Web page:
1. Keep the soil covered
Cover crops’ primary job is to improve the soil and protect the soil from erosion and nutrient loss. Cover crops also help smother weeds, control pests and diseases, enhance water availability, and increase biodiversity on the farm. The goal of using cover crops is to have little to no bare ground. When you cover the soil, you allow for an ecosystem that supports soil microorganisms like protozoa, nematodes, mycorrhizal fungi which equates to more productive soil. In our film “Regeneration: The Beginning” we feature Grant and Dawn, farmers from Redwood Falls Minnesota, who are transitioning their land to regenerative. They took the first step of converting their monoculture cover crop to a diverse cover crop and it was a game-changer for them. They went from having crop failures to cover crop successes.
Examples of cover crops (from our friends at Rodale Institute): alfalfa, rye, clovers, buckwheat, cowpeas, radish, vetch, Sudan grass, austrian winter peas.
For smaller acreage and gardens, you may choose to keep the soil covered with mulch. Paper rolls, newspaper, hay, straw, weeds, leaves, and decomposing wood chips all are options in mulching. Remember that fresh wood chips will consume nitrogen in their breakdown, so it is better to use aged wood chips. Also, some wood chips may contain allopathic natural chemicals in them that stunt the growth of crops, such as the juglone in walnut trees.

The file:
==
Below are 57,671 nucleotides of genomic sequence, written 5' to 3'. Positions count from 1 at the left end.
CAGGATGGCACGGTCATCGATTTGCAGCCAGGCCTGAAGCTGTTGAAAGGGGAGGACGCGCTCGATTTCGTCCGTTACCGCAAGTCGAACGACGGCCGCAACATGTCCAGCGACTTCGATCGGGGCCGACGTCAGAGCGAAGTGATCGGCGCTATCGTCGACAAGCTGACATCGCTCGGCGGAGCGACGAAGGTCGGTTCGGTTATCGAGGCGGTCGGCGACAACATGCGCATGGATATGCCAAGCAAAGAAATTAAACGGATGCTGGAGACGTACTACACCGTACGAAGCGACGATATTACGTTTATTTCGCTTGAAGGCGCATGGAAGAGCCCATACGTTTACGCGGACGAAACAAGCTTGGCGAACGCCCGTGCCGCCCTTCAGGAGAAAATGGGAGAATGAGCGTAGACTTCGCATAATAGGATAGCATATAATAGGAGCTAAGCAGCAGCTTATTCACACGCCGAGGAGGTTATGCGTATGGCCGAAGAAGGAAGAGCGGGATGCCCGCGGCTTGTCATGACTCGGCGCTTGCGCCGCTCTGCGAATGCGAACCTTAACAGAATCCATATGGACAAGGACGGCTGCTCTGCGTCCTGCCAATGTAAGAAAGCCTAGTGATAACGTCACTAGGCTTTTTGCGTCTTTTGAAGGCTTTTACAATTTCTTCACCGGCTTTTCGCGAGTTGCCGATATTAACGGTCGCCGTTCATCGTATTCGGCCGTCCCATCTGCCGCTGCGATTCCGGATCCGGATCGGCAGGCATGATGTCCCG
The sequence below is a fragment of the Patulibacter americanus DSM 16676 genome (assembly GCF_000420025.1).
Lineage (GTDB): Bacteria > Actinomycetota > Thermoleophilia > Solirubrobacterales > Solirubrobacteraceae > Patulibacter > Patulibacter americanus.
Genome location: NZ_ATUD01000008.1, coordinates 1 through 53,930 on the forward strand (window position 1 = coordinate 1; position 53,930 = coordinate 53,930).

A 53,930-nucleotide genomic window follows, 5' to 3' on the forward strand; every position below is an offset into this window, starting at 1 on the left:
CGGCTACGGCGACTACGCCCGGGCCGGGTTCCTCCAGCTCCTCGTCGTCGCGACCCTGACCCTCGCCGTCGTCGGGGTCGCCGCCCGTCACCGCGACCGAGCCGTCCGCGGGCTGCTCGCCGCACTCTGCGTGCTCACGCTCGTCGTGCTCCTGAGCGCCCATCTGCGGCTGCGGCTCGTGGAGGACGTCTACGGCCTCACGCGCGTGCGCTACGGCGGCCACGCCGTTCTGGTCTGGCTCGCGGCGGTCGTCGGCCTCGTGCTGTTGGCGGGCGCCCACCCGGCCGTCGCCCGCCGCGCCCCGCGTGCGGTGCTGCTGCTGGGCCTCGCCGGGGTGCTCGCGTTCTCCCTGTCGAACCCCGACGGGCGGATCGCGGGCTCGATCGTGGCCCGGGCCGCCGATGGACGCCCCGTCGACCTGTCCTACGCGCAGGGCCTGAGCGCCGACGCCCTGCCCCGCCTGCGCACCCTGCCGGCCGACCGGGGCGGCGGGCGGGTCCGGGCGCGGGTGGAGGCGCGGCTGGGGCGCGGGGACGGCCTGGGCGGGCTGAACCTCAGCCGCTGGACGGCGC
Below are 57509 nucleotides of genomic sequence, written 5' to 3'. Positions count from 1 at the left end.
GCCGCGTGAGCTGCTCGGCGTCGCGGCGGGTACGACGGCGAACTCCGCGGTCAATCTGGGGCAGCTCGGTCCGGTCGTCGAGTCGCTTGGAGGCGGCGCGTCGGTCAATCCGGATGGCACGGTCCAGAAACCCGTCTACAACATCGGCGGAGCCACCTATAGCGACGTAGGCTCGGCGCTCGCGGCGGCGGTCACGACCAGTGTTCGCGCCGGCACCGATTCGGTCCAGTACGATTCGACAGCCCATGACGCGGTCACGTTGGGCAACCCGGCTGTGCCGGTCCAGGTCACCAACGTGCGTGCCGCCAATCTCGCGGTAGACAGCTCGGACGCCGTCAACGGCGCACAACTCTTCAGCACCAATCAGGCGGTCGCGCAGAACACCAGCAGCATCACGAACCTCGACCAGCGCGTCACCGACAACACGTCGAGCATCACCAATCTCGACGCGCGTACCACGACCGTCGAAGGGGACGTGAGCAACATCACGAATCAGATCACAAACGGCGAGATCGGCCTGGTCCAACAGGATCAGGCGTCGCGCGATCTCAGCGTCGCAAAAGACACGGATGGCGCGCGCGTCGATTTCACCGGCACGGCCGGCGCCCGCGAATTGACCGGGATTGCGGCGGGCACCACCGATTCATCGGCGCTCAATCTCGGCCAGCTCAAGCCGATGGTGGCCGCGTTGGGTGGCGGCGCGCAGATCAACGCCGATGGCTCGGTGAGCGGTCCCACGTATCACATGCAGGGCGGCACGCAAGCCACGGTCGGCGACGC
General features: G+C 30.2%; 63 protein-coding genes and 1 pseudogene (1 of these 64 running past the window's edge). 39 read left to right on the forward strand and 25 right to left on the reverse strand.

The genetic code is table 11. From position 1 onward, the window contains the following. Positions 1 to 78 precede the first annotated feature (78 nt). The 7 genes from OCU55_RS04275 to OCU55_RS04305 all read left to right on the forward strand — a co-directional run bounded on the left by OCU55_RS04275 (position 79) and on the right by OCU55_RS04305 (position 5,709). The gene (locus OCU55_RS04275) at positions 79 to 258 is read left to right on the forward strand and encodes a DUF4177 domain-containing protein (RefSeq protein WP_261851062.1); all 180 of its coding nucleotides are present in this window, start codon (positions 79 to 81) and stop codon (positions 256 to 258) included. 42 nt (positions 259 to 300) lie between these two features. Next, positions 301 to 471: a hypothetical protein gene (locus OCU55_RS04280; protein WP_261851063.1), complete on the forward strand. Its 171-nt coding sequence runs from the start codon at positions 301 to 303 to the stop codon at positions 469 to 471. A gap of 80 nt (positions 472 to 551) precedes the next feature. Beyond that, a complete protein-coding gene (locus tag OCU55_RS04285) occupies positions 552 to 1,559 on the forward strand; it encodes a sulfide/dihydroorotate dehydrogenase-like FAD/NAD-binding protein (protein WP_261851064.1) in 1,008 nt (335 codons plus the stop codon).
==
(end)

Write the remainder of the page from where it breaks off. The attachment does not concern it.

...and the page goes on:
2. Compost food scraps, and support local compost businesses
Don’t let food go to waste, get a bucket and salvage your food scraps to create your own compost pile and search online for places and local farms to donate your compost.
Here is a quick and informative article on how to get started. www.mamanatural.com/composting. You may be able to find commercial compost suppliers in your area who can help you get started in building up your soil.
3. Use companion planting arrangements of annuals and perennials
Soil thrives with a diverse influence of inputs. Using a variety of companion planting you create biodiversity, help prevent pest problems, allows the other crops to grow better, allows the soil to use the nutrients more efficiently, helps keep the soil covered, and is one factor that eliminates the need for pesticides.
Check out this snapshot of a case study utilizing sunflowers and sugar cane: www.watershedmackay.land/companion-planting-for-regenerative-agriculture
4. Integrate animals or organic manures whenever possible
Livestock play a key role in soil health by bringing hoof activity to the farmland allowing the hard cap to break down. Additionally, when livestock are free to move across the land, you maximize distribution of their waste across the intended area. Regenerative agriculture calls for a return to farming that mimics mother nature so when we can provide environments where natural migration across land takes place, animals can express instinctive behavior which allows the soil beneath the herd to behave instinctively as mother nature intended.
5. Let the soil quality determine what you plant
Observe your soil with a detailed eye and base your plant choices based on what your unique situation calls for. For example, if soil is somewhat compact, loosen it with powerfully rooting plants like daikon radish, annual ryegrass, turnips, sweet potato, and mustard.